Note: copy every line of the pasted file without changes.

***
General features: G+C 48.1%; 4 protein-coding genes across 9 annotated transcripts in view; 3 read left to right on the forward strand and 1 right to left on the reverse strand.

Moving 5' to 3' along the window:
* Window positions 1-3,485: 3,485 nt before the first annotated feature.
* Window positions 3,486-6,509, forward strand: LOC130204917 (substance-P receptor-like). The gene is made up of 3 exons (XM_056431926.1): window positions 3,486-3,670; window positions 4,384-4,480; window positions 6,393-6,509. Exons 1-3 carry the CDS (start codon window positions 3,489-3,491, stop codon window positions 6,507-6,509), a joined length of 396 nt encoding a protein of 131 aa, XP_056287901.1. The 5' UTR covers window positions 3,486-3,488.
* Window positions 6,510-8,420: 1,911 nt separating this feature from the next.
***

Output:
General features: G+C 48.1%; 4 protein-coding genes across 9 annotated transcripts in view; 3 read left to right on the forward strand and 1 right to left on the reverse strand.

Moving 5' to 3' along the window:
* Window positions 1-3,485: 3,485 nt before the first annotated feature.
* Window positions 3,486-6,509, forward strand: LOC130204917 (substance-P receptor-like). The gene is made up of 3 exons (XM_056431926.1): window positions 3,486-3,670; window positions 4,384-4,480; window positions 6,393-6,509. Exons 1-3 carry the CDS (start codon window positions 3,489-3,491, stop codon window positions 6,507-6,509), a joined length of 396 nt encoding a protein of 131 aa, XP_056287901.1. The 5' UTR covers window positions 3,486-3,488.
* Window positions 6,510-8,420: 1,911 nt separating this feature from the next.